FORMER Tory treasurer Lord McAlpine may sue the people who named him on Twitter, after he was wrongly implicated in child abuse allegations.
The former party treasurer is considering legal action against the Twitter users, including Sally Bercow, wife of the Commons Speaker.
He was named online as a result of a Newsnight report which wrongly accused a senior Conservative of paedophilia.
Newsnight was forced to issue an “unreserved” apology to Lord McAlpine but George Entwistle the BBC director-general was forced to quit.
McAlpine is understood to have been advised that he has a strong case for seeking damages from the BBC because it failed to put the allegation to him as well as prompting false speculation on the internet.
According the The Times a source said that Lord McAlpine's legal team, led by Sir Edward Garnier, QC, were looking through tweets and other references to Lord McAlpine to draw up a list of those who could be sued.
The source said: "It could be a very interesting test case.
"What we hope will come out of it is an understanding by users of Twitter that you cannot smear people with impunity."
"People think they are just passing on gossip, but the damage to reputation is enormous."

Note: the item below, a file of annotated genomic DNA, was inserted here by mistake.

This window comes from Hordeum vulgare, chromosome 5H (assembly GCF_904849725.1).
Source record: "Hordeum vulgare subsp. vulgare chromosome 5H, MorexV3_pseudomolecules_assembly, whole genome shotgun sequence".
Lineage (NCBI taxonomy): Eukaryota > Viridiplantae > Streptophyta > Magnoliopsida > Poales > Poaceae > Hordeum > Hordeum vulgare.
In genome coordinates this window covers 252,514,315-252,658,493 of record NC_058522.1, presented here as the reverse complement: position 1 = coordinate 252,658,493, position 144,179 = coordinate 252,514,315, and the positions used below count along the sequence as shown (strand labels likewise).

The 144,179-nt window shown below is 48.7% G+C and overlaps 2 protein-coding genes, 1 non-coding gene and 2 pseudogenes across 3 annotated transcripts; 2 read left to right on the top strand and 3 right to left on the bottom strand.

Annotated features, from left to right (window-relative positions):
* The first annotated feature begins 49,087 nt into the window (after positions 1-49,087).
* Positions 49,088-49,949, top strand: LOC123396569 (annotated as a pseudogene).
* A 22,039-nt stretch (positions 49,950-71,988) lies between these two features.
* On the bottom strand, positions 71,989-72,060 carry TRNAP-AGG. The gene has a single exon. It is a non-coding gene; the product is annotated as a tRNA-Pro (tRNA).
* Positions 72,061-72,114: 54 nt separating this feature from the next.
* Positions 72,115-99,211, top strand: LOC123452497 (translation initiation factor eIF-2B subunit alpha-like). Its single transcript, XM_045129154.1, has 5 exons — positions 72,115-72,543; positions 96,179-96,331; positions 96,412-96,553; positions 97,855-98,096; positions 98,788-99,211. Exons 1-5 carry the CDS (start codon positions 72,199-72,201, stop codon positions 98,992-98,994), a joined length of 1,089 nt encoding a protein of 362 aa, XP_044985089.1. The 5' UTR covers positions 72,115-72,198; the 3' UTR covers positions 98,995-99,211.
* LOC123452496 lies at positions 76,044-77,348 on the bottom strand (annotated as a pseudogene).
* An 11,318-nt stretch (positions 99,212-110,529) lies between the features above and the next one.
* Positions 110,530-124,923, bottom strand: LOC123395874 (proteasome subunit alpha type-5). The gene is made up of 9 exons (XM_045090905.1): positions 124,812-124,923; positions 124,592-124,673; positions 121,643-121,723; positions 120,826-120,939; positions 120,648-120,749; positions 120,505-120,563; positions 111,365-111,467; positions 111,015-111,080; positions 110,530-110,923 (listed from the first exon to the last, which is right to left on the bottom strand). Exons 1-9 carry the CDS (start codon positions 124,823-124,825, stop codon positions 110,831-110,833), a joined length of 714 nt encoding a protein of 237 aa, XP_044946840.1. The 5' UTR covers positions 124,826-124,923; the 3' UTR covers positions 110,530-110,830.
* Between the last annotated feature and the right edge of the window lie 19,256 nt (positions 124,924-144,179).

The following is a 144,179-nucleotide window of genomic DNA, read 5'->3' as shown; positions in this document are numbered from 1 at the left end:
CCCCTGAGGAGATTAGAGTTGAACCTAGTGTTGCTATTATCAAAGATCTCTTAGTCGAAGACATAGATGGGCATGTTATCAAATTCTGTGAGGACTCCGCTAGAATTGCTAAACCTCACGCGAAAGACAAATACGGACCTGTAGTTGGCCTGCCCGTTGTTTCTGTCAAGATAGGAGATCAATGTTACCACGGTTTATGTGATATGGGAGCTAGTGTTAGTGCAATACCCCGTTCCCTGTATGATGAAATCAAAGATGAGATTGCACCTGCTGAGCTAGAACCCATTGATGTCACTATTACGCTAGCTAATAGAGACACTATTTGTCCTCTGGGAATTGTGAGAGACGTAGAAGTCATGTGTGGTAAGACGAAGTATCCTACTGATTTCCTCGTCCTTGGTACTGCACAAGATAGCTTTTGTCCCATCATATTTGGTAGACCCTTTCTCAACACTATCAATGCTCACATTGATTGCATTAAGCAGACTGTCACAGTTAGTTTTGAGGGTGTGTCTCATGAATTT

On November 4 Mrs Bercow tweeted to her 56,000 followers "Why is Lord McAlpine trending? *innocent face*.
On Friday night she tweeted: "Final on McAlpine: am VERY sorry for inadvertently fanning flames. But I tweet as me, forgetting that to some of u I am Mrs bloody Speaker."
The Guardian columnist George Monbiot could also be sued after he tweeted, "I looked up Lord McAlpine on t'internet. It says the strangest things."
Monbiot apologised on his blog on Saturday.
Jonathan Coad, media partner at the law firm Lewis Silkin said: "Twitter is no different from any other form of communication. If what you say on it is defamatory, you can be sued.
"Some people think tweeting is just like talking in a pub."
"But Twitter has a permanence about it and tweets can spread quickly around the world."
By Lucy Kinder Telegraph.co.uk